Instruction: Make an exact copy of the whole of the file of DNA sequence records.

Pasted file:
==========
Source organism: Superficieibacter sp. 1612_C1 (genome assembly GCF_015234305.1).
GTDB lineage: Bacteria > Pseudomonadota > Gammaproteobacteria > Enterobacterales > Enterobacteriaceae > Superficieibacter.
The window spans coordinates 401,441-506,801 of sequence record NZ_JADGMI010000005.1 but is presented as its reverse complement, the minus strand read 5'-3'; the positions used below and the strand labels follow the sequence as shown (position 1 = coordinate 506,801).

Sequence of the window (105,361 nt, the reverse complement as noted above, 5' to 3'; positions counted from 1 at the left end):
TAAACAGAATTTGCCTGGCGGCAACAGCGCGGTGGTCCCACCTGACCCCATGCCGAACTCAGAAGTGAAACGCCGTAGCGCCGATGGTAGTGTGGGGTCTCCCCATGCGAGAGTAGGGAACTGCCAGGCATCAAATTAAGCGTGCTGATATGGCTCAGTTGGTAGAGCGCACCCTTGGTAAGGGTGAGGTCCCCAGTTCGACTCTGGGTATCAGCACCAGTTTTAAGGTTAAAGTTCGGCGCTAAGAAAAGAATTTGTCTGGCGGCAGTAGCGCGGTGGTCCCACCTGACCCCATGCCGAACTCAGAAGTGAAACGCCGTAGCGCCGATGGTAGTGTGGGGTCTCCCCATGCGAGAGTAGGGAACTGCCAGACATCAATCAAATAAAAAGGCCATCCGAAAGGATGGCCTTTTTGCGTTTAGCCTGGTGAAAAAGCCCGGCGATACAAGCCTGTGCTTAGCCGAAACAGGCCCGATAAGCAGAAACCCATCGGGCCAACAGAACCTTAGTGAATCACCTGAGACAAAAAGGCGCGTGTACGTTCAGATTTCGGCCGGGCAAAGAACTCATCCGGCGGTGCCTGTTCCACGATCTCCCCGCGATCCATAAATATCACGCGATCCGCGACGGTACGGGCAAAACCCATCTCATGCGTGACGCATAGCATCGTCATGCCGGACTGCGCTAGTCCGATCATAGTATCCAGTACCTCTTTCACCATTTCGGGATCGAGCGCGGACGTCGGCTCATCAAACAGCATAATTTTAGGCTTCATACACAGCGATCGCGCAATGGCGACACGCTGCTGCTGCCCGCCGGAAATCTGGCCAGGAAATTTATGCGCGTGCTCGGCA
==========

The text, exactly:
Source organism: Superficieibacter sp. 1612_C1 (genome assembly GCF_015234305.1).
GTDB lineage: Bacteria > Pseudomonadota > Gammaproteobacteria > Enterobacterales > Enterobacteriaceae > Superficieibacter.
The window spans coordinates 401,441-506,801 of sequence record NZ_JADGMI010000005.1 but is presented as its reverse complement, the minus strand read 5'-3'; the positions used below and the strand labels follow the sequence as shown (position 1 = coordinate 506,801).

Sequence of the window (105,361 nt, the reverse complement as noted above, 5' to 3'; positions counted from 1 at the left end):
TAAACAGAATTTGCCTGGCGGCAACAGCGCGGTGGTCCCACCTGACCCCATGCCGAACTCAGAAGTGAAACGCCGTAGCGCCGATGGTAGTGTGGGGTCTCCCCATGCGAGAGTAGGGAACTGCCAGGCATCAAATTAAGCGTGCTGATATGGCTCAGTTGGTAGAGCGCACCCTTGGTAAGGGTGAGGTCCCCAGTTCGACTCTGGGTATCAGCACCAGTTTTAAGGTTAAAGTTCGGCGCTAAGAAAAGAATTTGTCTGGCGGCAGTAGCGCGGTGGTCCCACCTGACCCCATGCCGAACTCAGAAGTGAAACGCCGTAGCGCCGATGGTAGTGTGGGGTCTCCCCATGCGAGAGTAGGGAACTGCCAGACATCAATCAAATAAAAAGGCCATCCGAAAGGATGGCCTTTTTGCGTTTAGCCTGGTGAAAAAGCCCGGCGATACAAGCCTGTGCTTAGCCGAAACAGGCCCGATAAGCAGAAACCCATCGGGCCAACAGAACCTTAGTGAATCACCTGAGACAAAAAGGCGCGTGTACGTTCAGATTTCGGCCGGGCAAAGAACTCATCCGGCGGTGCCTGTTCCACGATCTCCCCGCGATCCATAAATATCACGCGATCCGCGACGGTACGGGCAAAACCCATCTCATGCGTGACGCATAGCATCGTCATGCCGGACTGCGCTAGTCCGATCATAGTATCCAGTACCTCTTTCACCATTTCGGGATCGAGCGCGGACGTCGGCTCATCAAACAGCATAATTTTAGGCTTCATACACAGCGATCGCGCAATGGCGACACGCTGCTGCTGCCCGCCGGAAATCTGGCCAGGAAATTTATGCGCGTGCTCGGCA